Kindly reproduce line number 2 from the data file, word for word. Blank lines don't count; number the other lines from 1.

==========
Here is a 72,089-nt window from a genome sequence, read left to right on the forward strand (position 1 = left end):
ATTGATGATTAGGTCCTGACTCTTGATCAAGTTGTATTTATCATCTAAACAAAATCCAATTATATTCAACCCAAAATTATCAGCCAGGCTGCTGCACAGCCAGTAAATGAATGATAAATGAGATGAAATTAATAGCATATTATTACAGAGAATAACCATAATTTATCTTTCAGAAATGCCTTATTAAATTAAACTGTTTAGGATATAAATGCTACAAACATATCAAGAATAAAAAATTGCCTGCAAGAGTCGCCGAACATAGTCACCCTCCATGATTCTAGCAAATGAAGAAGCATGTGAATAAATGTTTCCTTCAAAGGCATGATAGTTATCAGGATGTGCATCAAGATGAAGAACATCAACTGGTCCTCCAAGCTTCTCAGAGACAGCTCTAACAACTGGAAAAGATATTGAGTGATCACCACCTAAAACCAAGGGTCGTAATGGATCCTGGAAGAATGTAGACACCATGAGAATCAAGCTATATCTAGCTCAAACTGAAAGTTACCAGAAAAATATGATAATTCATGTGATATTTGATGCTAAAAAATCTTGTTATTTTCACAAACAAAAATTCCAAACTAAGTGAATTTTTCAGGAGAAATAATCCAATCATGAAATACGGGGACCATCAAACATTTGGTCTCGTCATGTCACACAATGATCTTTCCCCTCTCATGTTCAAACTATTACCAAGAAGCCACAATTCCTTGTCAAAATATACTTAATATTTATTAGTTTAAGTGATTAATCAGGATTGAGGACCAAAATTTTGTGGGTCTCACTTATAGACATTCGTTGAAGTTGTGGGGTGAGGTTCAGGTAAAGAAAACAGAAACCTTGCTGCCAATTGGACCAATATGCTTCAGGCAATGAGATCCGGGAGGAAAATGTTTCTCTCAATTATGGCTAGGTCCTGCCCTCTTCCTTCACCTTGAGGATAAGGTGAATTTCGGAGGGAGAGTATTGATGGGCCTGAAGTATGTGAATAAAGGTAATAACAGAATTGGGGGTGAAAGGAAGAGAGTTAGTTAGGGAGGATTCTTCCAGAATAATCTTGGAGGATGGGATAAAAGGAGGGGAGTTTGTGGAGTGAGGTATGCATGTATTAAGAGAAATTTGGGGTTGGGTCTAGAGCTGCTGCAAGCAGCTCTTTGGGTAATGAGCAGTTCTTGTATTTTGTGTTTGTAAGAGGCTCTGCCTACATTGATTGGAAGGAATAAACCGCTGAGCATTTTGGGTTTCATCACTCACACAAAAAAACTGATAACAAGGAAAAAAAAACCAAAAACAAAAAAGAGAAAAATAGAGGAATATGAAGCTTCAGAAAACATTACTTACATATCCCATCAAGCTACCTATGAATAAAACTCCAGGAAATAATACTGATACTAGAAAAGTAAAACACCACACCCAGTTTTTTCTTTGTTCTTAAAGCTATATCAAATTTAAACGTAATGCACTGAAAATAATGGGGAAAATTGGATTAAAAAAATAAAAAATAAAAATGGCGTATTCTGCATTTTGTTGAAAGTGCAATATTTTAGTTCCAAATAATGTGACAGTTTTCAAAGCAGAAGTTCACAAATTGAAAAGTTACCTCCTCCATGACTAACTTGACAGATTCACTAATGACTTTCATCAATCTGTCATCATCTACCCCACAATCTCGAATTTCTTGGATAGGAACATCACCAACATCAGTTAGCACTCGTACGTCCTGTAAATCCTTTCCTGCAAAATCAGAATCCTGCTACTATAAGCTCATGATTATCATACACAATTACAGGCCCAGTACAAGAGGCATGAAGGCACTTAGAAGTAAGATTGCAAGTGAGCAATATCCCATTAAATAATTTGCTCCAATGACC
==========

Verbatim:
ATTGATGATTAGGTCCTGACTCTTGATCAAGTTGTATTTATCATCTAAACAAAATCCAATTATATTCAACCCAAAATTATCAGCCAGGCTGCTGCACAGCCAGTAAATGAATGATAAATGAGATGAAATTAATAGCATATTATTACAGAGAATAACCATAATTTATCTTTCAGAAATGCCTTATTAAATTAAACTGTTTAGGATATAAATGCTACAAACATATCAAGAATAAAAAATTGCCTGCAAGAGTCGCCGAACATAGTCACCCTCCATGATTCTAGCAAATGAAGAAGCATGTGAATAAATGTTTCCTTCAAAGGCATGATAGTTATCAGGATGTGCATCAAGATGAAGAACATCAACTGGTCCTCCAAGCTTCTCAGAGACAGCTCTAACAACTGGAAAAGATATTGAGTGATCACCACCTAAAACCAAGGGTCGTAATGGATCCTGGAAGAATGTAGACACCATGAGAATCAAGCTATATCTAGCTCAAACTGAAAGTTACCAGAAAAATATGATAATTCATGTGATATTTGATGCTAAAAAATCTTGTTATTTTCACAAACAAAAATTCCAAACTAAGTGAATTTTTCAGGAGAAATAATCCAATCATGAAATACGGGGACCATCAAACATTTGGTCTCGTCATGTCACACAATGATCTTTCCCCTCTCATGTTCAAACTATTACCAAGAAGCCACAATTCCTTGTCAAAATATACTTAATATTTATTAGTTTAAGTGATTAATCAGGATTGAGGACCAAAATTTTGTGGGTCTCACTTATAGACATTCGTTGAAGTTGTGGGGTGAGGTTCAGGTAAAGAAAACAGAAACCTTGCTGCCAATTGGACCAATATGCTTCAGGCAATGAGATCCGGGAGGAAAATGTTTCTCTCAATTATGGCTAGGTCCTGCCCTCTTCCTTCACCTTGAGGATAAGGTGAATTTCGGAGGGAGAGTATTGATGGGCCTGAAGTATGTGAATAAAGGTAATAACAGAATTGGGGGTGAAAGGAAGAGAGTTAGTTAGGGAGGATTCTTCCAGAATAATCTTGGAGGATGGGATAAAAGGAGGGGAGTTTGTGGAGTGAGGTATGCATGTATTAAGAGAAATTTGGGGTTGGGTCTAGAGCTGCTGCAAGCAGCTCTTTGGGTAATGAGCAGTTCTTGTATTTTGTGTTTGTAAGAGGCTCTGCCTACATTGATTGGAAGGAATAAACCGCTGAGCATTTTGGGTTTCATCACTCACACAAAAAAACTGATAACAAGGAAAAAAAAACCAAAAACAAAAAAGAGAAAAATAGAGGAATATGAAGCTTCAGAAAACATTACTTACATATCCCATCAAGCTACCTATGAATAAAACTCCAGGAAATAATACTGATACTAGAAAAGTAAAACACCACACCCAGTTTTTTCTTTGTTCTTAAAGCTATATCAAATTTAAACGTAATGCACTGAAAATAATGGGGAAAATTGGATTAAAAAAATAAAAAATAAAAATGGCGTATTCTGCATTTTGTTGAAAGTGCAATATTTTAGTTCCAAATAATGTGACAGTTTTCAAAGCAGAAGTTCACAAATTGAAAAGTTACCTCCTCCATGACTAACTTGACAGATTCACTAATGACTTTCATCAATCTGTCATCATCTACCCCACAATCTCGAATTTCTTGGATAGGAACATCACCAACATCAGTTAGCACTCGTACGTCCTGTAAATCCTTTCCTGCAAAATCAGAATCCTGCTACTATAAGCTCATGATTATCATACACAATTACAGGCCCAGTACAAGAGGCATGAAGGCACTTAGAAGTAAGATTGCAAGTGAGCAATATCCCATTAAATAATTTGCTCCAATGACC